World Trademark Review Issue 18 April/May 2009
Brand owners and producers in the Arab world are
calling for better protection of geographical
indications. WTR investigates what is being done
In relation to online infringement, some
jurisdictions may appear friendlier to mark
owners than others. But before assessing the
facts of a case, the relevant court will need
to accept jurisdiction. Case law on this issue
is developing in Europe
Emmanuel Baud, Larry Cohen, Nathalie Marchand and Julia Wahrendorf
While Chinese law does not specifically recognize
dilution, new analysis of 100 of the most recent cases
shows that some courts have been applying dilution
principles. However, the Supreme Court’s latest
guidelines indicate that China is a very long way from
adopting the US approach to dilution
The global slowdown is starting to bite in the larger
trademark services markets of the Nordic region.
However, some firms feel that strong cross-border
expertise will give them an edge in an increasingly
In Autumn 2008 a US district court ordered the
forfeiture of marks owned by a gang known as the
Mongols on the grounds that the gang engaged in illegal
activities. While the forfeiture of property is provided
for under various US statutes, this case raises more than
its fair share of legal and constitutional issues
The Singapore Treaty signed nearly two years ago
mainly tackles procedural changes. However, its
coming into force in March acts as a reminder that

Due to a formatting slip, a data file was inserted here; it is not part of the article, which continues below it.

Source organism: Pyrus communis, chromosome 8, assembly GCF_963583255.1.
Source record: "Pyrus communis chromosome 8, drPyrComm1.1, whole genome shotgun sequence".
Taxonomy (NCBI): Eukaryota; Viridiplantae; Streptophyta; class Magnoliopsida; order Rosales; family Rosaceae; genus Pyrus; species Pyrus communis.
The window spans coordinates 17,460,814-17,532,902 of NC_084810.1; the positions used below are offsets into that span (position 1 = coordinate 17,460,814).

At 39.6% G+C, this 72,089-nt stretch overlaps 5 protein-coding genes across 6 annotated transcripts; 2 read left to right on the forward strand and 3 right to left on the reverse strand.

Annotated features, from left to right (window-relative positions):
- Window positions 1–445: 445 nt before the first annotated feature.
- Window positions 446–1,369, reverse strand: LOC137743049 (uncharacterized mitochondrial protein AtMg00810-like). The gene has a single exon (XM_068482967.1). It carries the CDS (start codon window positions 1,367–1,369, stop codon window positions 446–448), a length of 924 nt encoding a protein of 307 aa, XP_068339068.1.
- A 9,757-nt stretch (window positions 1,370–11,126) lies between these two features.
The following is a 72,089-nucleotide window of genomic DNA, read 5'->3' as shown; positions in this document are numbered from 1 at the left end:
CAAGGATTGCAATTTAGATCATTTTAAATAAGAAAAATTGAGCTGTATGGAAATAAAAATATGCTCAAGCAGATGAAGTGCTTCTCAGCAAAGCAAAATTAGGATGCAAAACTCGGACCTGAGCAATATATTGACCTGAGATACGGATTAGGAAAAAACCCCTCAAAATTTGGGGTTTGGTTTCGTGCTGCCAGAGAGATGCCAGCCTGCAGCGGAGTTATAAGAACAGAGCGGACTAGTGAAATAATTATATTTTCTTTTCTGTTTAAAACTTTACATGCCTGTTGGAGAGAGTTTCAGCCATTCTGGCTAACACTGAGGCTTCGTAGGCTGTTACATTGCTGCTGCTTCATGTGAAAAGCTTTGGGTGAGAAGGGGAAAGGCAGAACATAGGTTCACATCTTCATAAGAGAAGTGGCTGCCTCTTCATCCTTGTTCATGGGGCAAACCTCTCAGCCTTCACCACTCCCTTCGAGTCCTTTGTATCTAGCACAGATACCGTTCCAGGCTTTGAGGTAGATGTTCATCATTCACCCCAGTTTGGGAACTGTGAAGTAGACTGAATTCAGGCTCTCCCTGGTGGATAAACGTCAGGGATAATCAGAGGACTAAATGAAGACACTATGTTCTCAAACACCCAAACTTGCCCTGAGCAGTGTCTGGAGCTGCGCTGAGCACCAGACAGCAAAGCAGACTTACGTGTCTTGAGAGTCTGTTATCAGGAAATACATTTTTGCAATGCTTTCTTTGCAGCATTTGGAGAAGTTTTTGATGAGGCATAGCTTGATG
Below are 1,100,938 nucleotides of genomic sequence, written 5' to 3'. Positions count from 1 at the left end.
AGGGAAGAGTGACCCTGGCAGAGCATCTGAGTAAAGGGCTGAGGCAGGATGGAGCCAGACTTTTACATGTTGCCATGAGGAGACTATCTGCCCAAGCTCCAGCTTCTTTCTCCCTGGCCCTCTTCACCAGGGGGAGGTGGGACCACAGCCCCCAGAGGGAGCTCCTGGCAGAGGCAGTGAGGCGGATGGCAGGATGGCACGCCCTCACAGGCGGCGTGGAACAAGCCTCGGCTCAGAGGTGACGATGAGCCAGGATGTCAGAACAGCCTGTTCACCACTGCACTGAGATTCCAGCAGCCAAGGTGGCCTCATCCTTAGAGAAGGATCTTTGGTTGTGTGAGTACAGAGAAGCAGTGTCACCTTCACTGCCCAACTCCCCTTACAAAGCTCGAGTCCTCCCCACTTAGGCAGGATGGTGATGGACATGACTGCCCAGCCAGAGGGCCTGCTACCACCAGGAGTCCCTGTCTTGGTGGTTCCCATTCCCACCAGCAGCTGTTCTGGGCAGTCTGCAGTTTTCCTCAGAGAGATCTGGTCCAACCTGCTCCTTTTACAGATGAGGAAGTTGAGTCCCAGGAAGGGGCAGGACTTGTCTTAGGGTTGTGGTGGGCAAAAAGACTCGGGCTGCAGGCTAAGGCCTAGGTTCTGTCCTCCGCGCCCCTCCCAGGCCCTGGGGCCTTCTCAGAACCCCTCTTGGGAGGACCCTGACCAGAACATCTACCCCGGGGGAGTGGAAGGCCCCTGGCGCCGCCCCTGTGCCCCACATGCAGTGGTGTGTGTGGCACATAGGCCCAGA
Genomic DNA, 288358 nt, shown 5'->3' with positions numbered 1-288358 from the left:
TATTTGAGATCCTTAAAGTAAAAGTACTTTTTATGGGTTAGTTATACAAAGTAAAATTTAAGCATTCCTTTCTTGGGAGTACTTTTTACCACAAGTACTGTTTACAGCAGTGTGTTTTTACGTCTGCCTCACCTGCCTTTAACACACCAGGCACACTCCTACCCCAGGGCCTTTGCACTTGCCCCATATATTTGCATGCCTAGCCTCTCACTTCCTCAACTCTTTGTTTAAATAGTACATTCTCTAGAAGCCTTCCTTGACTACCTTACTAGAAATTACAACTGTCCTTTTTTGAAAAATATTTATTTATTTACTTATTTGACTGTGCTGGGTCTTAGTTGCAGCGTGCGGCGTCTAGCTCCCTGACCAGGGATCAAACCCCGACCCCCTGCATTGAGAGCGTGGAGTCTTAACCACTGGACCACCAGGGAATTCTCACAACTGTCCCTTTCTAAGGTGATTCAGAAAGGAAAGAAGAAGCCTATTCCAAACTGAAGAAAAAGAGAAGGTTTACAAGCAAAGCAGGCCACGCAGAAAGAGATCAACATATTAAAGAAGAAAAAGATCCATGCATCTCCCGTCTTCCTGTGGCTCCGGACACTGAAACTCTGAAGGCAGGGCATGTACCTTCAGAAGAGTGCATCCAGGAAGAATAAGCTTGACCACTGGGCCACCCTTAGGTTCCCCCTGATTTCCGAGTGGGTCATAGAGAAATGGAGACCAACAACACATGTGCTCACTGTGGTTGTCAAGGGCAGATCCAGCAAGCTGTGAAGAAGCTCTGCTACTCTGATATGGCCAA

streamlined and harmonized trademark application
procedures are far from being a reality across the world
Sheena Jacob and Anne-Louise McMenemy
Last year the Israeli Supreme Court issued two
decisions that seemed to reverse the Trademark
Office’s restrictive practice regarding the registration
of three-dimensional marks. However, the
interpretation of these rulings by the Trademark
Office indicates that the issue is far from settled
Neil J Wilkof and Gilad Shay
Five years since EU member states agreed to
harmonize IP enforcement, WTR reassesses the
project in a major survey of corporate counsel
and private practitioners
As IP budgets are likely to be cut along
with the budgets of most other in-house
departments, it is time to review some key
elements to ensure that the trademark
department remains on top form
Strengthening enforcement, building
capacity and raising awareness are all part
of the World Customs Organization’s plan
to curb counterfeiting and piracy. The
programme for 2009 includes the creation
of extra tools to enhance operations and
promote the exchange of information
As initial interest confusion on the
Internet continues to divide the courts,
our columnists suggest that they focus
less on initial confusion and instead apply
the traditional confusion test
Sheldon Burshtein and Antonio Turco
Co-published editorialCountry Correspondents
Trademark prosecution and registration strategies
Knowledge of the law is one thing, but more needs to be considered when thinking of adopting a new trademark in Benelux. In this article some strategic considerations are discussed.